Late sorghum is susceptible to FAW damage, and potential yield loss, in the vegetative stage. This article discusses how the yield loss happens and how to determine if your crop is at risk. The information below was generated from both sorghum trials being undertaken at the Gatton research station funded by the Queensland Government and GRDC in collaboration with QAAFI and Cesar Australia, and field experience in commercial crops.
Note: the trials aimed to evaluate FAW impact of FAW during the vegetative growth stages (pre head emergence). All trial plots were sprayed at V2 to prevent plant loss and maintain the integrity of the trial because early FAW infestations (emergence to V4) left untreated can cause seedling death, and plant density is an important component of canopy size.
The sorghum trials showed that:
- When no other yield limiting stressors occur, FAW can cause a 20% grain yield reduction, but only if plants are infested with 1+ large larvae per plant from the 6 fully expanded leaf stage, and the FAW persists on the crop until 12 leaves have fully expanded.
- Yield loss was minimal (non-significant) even when heavy FAW infestations (2 large larvae at the V8 stage) were controlled when the crop had 10 fully expanded leaves.
In other words, for yield to be impacted in a healthy crop, the infestation has to begin early in the vegetative growth stages and persist for at least 2 weeks (a full FAW generation) – the time it would take for the plant to grow 3-4 new leaves.
The influence of plant stress on FAW damage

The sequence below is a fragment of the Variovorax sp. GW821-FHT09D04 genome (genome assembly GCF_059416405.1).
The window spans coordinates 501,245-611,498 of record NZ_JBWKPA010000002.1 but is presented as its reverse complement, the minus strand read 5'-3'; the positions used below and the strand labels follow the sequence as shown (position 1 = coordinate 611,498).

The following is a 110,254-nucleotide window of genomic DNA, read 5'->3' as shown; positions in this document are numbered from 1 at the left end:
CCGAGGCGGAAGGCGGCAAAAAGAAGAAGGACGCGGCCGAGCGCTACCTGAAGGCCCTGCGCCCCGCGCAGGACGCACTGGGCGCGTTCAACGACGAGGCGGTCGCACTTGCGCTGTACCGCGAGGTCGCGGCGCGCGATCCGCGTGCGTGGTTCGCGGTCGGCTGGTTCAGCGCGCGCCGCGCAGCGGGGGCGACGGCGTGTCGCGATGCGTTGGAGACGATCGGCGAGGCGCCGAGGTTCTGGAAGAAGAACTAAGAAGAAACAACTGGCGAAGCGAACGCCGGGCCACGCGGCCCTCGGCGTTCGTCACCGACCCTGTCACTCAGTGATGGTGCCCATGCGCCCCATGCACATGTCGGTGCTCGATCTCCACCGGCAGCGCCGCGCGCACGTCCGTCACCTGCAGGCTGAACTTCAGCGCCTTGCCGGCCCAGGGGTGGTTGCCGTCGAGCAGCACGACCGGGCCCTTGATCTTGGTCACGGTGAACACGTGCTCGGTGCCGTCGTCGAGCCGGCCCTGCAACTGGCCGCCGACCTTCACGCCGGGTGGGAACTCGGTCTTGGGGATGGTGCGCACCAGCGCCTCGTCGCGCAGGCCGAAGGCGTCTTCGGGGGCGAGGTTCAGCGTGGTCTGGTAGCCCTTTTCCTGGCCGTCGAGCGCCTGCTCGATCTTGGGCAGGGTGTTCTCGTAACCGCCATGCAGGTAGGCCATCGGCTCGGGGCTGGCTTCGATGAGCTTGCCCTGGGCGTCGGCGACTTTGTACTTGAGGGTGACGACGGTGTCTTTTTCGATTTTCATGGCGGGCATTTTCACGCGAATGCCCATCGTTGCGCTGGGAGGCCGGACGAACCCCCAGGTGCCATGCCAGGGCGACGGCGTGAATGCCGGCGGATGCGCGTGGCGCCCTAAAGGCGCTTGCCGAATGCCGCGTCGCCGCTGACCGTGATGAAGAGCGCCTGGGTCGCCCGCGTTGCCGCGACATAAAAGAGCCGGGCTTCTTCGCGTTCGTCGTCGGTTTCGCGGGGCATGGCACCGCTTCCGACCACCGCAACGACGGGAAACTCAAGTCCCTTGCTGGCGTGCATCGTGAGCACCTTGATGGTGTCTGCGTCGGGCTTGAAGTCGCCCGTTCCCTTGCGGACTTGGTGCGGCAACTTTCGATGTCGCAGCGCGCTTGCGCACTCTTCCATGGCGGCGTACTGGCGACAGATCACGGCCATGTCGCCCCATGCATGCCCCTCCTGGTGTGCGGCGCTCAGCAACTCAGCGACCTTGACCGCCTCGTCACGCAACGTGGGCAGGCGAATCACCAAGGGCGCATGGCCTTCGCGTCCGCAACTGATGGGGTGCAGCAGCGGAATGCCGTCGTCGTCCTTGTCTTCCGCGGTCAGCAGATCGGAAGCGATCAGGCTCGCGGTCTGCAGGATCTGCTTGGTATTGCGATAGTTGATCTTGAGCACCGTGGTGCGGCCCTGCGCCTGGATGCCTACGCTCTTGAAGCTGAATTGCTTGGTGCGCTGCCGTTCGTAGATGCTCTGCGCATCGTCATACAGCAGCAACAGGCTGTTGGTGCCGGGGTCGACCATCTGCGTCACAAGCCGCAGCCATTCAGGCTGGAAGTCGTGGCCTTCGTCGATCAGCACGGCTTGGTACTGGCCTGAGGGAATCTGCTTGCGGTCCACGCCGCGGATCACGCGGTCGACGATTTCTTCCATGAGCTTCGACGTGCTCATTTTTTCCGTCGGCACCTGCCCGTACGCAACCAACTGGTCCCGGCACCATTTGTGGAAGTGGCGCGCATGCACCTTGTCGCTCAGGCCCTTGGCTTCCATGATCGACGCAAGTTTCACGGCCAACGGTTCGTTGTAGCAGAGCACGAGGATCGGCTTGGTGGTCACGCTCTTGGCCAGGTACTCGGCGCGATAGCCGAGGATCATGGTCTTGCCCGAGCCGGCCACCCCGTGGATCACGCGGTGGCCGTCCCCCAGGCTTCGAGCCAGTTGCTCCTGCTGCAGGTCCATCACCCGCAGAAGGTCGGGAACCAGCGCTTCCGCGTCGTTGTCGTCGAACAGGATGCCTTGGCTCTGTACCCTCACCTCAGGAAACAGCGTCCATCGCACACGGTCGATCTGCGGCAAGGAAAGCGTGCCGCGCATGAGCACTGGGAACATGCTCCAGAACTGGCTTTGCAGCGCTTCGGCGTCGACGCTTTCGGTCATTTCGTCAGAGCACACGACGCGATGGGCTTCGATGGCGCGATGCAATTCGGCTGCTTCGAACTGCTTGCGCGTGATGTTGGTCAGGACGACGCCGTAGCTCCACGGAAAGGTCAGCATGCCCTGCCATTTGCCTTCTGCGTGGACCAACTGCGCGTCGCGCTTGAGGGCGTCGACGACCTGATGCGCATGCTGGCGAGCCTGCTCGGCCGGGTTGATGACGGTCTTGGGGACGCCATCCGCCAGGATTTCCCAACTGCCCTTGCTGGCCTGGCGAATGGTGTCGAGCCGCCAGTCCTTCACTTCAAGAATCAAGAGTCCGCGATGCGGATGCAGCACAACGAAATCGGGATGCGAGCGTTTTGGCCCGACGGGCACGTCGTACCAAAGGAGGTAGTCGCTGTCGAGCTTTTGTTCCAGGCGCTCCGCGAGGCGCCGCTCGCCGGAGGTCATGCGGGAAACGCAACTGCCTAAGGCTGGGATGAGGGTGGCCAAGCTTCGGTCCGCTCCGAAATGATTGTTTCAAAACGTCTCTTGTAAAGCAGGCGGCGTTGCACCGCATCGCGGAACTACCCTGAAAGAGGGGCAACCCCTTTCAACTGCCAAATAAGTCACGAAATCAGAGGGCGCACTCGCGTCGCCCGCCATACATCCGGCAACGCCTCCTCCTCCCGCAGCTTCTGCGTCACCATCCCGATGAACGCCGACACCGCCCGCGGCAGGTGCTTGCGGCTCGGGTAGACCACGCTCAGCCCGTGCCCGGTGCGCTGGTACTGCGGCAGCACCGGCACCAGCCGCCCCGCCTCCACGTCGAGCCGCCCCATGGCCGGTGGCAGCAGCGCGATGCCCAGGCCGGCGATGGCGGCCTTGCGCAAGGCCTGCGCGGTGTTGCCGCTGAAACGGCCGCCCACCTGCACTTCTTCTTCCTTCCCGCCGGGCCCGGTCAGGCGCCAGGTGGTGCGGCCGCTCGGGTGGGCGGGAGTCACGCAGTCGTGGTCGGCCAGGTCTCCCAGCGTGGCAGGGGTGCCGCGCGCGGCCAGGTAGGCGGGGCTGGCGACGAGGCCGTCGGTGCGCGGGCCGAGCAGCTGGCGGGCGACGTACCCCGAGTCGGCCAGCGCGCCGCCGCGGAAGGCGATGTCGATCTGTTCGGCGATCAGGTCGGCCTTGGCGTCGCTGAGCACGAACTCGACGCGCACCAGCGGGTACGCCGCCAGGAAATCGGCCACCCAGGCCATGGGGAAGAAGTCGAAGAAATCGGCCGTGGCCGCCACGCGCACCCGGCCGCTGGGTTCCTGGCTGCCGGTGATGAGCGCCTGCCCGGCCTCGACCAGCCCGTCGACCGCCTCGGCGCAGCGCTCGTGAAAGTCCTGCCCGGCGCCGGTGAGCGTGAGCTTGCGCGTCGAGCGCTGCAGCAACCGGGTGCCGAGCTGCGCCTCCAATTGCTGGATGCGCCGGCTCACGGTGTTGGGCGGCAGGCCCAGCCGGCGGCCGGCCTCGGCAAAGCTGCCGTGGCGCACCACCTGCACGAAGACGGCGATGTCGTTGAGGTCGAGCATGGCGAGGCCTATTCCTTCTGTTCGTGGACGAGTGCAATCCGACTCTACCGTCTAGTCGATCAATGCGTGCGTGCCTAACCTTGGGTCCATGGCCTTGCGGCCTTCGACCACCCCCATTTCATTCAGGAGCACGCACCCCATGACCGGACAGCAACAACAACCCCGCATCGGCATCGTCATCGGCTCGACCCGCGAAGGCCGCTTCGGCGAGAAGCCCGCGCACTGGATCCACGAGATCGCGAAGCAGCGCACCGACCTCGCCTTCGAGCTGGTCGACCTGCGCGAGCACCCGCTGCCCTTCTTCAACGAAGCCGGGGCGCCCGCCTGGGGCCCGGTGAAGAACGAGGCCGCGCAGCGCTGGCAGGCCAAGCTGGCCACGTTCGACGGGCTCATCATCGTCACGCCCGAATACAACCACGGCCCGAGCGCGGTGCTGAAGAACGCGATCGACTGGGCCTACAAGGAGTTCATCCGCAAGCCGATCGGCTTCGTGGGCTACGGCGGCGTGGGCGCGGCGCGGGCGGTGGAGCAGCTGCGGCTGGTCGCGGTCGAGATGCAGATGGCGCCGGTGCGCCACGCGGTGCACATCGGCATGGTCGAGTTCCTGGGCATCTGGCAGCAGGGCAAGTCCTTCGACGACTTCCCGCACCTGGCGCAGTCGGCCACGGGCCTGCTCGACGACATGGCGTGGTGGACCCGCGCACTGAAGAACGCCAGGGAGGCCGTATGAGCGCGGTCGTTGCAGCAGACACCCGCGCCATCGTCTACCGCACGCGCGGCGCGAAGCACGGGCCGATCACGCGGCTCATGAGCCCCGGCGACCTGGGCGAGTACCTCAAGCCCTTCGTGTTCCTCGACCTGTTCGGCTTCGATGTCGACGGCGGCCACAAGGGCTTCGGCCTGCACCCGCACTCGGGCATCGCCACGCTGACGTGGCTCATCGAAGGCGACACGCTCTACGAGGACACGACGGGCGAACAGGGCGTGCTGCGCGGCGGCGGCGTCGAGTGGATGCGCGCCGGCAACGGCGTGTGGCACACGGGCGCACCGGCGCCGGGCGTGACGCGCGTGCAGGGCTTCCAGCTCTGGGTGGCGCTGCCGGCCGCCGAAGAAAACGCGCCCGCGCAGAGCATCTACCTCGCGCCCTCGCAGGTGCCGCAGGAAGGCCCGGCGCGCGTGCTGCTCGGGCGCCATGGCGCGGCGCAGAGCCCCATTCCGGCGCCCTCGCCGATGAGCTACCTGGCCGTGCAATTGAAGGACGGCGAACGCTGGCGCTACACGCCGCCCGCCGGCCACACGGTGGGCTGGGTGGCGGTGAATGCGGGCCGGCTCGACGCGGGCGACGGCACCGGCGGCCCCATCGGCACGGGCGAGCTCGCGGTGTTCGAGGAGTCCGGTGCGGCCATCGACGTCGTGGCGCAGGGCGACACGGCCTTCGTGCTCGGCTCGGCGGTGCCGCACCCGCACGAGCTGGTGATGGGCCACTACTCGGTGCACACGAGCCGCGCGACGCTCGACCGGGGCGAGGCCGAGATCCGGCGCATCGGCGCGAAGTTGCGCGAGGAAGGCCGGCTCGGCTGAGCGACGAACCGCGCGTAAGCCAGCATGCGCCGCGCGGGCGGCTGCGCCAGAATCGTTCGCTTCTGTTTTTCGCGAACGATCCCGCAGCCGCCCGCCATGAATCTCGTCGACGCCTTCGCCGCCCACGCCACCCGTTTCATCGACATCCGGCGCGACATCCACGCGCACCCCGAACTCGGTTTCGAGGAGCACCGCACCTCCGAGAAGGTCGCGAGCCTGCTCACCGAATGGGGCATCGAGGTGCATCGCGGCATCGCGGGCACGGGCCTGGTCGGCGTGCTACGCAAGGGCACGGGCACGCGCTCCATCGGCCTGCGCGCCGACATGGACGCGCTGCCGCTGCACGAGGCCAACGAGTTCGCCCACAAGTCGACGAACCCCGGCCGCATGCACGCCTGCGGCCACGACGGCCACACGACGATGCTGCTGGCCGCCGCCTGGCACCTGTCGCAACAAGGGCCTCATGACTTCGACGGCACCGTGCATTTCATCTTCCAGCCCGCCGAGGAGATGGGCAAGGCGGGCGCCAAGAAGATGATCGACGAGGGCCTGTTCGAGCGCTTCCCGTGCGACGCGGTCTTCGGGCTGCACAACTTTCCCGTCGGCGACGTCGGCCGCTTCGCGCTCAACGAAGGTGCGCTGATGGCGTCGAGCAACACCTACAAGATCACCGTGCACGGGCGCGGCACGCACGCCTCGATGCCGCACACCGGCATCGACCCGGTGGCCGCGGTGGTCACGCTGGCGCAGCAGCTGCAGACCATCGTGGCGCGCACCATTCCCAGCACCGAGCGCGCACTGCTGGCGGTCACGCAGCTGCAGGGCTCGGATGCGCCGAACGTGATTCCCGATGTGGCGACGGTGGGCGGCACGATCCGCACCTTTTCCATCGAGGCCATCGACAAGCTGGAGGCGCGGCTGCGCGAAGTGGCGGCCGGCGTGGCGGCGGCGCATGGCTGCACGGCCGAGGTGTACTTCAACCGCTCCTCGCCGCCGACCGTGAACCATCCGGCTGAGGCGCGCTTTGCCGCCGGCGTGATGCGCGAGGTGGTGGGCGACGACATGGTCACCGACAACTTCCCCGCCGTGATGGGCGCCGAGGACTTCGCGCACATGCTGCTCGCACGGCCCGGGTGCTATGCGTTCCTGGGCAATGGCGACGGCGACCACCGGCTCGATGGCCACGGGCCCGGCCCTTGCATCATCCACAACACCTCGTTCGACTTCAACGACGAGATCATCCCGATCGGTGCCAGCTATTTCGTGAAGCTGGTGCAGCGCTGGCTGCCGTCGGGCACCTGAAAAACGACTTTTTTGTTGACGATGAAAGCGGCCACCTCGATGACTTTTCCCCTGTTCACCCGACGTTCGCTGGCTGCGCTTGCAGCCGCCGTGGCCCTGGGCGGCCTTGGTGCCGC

There is likely to be an interaction between FAW and other stressors, with complex impacts on yield loss. Anecdotal evidence suggests that more canopy damage occurs when FAW infested crops also experience other stressors, such as long periods of overcast weather, waterlogging, drought and/or nitrogen stress. Water and heat stress are common stresses limiting sorghum yields in the Northern region.
FAW infestation and crop stressors are usually additive for reduced canopy size, however the additional canopy loss from FAW in stressed crops will result in greater yield losses when the stress is relieved/ceases before flowering (scenarios include rainfall, irrigation, root growth to access additional soil nitrogen, nutrient applications etc). If the stress persists through or occurs during the flowering period, the contribution of FAW damage to overall yield loss may be relatively insignificant. If the stressed crop accesses adequate water, nutrition and radiation during flowering and grain filling, the crop’s yield potential improves and the impact from FAW damage becomes a more important consideration.
What should you be checking your crops for?
Knowing the number and size of FAW larvae infesting a crop is critical to making a decision about whether the infestation warrants control.
Just looking at visual damage is not useful enough when assessing potential FAW loss. Visible damage only tells you what has happened. What you actually need to know is how many larvae are present and how big they are to help you predict the damage that is still to come – the damage you can do something about! The only reliable way to get this data is to pull up plants and pull them apart – destructive sampling.